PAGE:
There’s really no way to sugarcoat it – though relationships are often filled with love and beauty, they can also be complicated and sometimes difficult to sustain over time.
In recent years, January has earned the dubious honor of being nicknamed “Divorce Month,” as analysis of divorce filings between 2008 and 2011 revealed a spike in divorces in January through March.1
Life changes like divorce or separation almost always call for major financial adjustments, which can often feel like insult to injury. But it doesn’t have to be that way – working with your financial advisor can help you work through the process professionally, and can also prevent emotion from sifting into financial decision-making. That’s key to eliminating some of the financial consequences of divorce.
Four Financial Factors to Consider in Divorce
- Social Security Benefits – According to the Social Security Administration, if you are divorced but your marriage lasted 10 years or longer, you can receive benefits on your ex-spouse's record (even if they have remarried) if the following conditions are met: you’re unmarried, over the age of 62, your ex-spouse is entitled to Social Security retirement or disability benefits, and if the benefit you are entitled to receive based on your own work is less than the benefit you’d receive based on your ex-spouse's work. To note, your benefit as a divorced spouse is equal to one-half of your ex-spouse's full retirement amount (or disability benefit) if you start receiving benefits at full retirement age. If you remarry, you generally cannot collect benefits on your former spouse's record unless your later marriage ends (whether by death, divorce or annulment). If your ex-spouse has not applied for retirement benefits, but can qualify for them, you can receive benefits on their record if you have been divorced for at least two years.2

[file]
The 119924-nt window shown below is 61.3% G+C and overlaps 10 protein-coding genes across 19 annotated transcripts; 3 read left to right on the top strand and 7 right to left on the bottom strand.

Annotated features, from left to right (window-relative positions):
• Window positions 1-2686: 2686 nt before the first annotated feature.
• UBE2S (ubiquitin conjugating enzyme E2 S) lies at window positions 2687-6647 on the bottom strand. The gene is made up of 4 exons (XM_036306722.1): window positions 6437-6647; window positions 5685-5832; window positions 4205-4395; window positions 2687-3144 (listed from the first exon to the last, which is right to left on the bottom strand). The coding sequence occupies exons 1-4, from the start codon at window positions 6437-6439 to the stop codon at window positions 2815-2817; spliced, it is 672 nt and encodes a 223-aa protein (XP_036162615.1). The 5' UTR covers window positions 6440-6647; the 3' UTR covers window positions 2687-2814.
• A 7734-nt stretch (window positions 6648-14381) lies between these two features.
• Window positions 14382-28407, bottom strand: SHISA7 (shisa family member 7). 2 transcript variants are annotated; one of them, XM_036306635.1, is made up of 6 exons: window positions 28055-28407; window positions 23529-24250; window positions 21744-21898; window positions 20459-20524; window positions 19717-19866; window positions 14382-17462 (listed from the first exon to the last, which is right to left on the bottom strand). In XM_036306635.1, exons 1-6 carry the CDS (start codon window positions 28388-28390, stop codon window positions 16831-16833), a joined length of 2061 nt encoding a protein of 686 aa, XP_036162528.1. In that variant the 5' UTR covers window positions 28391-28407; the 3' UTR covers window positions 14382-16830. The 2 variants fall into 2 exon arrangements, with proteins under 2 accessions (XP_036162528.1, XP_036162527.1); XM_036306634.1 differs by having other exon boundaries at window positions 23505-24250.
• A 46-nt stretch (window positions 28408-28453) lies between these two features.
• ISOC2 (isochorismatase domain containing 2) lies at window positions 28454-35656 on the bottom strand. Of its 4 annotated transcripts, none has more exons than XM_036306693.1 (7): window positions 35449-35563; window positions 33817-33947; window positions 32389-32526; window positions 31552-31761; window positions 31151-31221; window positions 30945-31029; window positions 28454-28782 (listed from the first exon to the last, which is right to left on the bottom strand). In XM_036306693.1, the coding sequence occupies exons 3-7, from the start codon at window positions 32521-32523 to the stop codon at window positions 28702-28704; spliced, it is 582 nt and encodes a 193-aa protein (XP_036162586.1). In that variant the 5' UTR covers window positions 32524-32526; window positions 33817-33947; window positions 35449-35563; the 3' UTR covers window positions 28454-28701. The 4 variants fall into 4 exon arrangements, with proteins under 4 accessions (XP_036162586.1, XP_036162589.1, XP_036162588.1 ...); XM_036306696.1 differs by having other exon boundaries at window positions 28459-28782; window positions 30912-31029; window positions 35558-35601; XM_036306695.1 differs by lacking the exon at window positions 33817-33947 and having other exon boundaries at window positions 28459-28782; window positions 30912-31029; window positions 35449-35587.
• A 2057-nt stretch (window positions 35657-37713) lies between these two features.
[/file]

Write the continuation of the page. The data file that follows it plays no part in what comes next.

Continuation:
- New Tax Law Change – the recently signed “Tax Bill” institutes some changes to alimony payments and separate maintenance payments. Under the new law, these types of payments will not be deductible by the payor spouse and will not be included as income by the recipient. To note, however, is that this provision will only apply to divorces or legal separations executed after December 31, 2018, or ones that were executed before that date but modified after that date.3
- Retirement Accounts – generally speaking, retirement assets are fair game when it comes to divorces. A legal document known as a Qualified Domestic Relations Order (QDRO) can ensure your qualified plan funds (like 401(k)s) are distributed correctly. A QRDO is a legal document that determines in writing who has access to certain portions of retirement assets, and also determines how it is divided amongst a spouse, ex-spouse or dependent. Importantly, it ensures that no taxes or penalties will be applied when money is moved out of the plan early. Pensions and other employer-sponsored plans each require a separate QDRO. Individual retirement account funds require a transfer incident, which is also a tax-free movement of funds.4
- Setting Up a New Investment Plan – once assets have been divided and all legal actions have transpired, it makes sense to re-establish an investment plan to incorporate the new landscape of assets, liabilities, income, and goals. An investment plan is almost certain to look significantly different following a divorce or legal separation, but that does not mean your goals are unobtainable or not worth pursuing. It’s just that a new game plan will likely be needed.
WrapManager Can Help You Through This Process
An estimated 40% of first marriages end in divorce in the United States, and while the financial implications are long-lasting, and the Wealth Managers at WrapManager can help you reset and keep your investment plan moving forward. It will likely require many financial adjustments and changes to the way you save and invest, but partnering with WrapManager can provide support during the process. Reach out to us to get started at 1-800-541-7774 or start the conversation over email at email@example.com.
3. Tax Bill
4. Fox Business